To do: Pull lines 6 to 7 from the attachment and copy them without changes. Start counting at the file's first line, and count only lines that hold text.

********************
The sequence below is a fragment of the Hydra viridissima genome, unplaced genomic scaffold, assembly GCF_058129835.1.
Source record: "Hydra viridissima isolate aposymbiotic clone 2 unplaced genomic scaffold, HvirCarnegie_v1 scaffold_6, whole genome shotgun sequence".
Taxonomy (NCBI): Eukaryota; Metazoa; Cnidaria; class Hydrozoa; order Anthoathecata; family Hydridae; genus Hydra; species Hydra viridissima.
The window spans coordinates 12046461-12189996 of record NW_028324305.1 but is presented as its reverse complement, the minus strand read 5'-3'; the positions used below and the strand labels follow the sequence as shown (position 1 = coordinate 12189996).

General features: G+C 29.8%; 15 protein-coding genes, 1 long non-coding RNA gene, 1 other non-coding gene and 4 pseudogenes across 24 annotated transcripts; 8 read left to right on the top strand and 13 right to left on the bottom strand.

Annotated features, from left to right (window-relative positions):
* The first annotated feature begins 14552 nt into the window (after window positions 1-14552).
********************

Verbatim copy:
Annotated features, from left to right (window-relative positions):
* The first annotated feature begins 14552 nt into the window (after window positions 1-14552).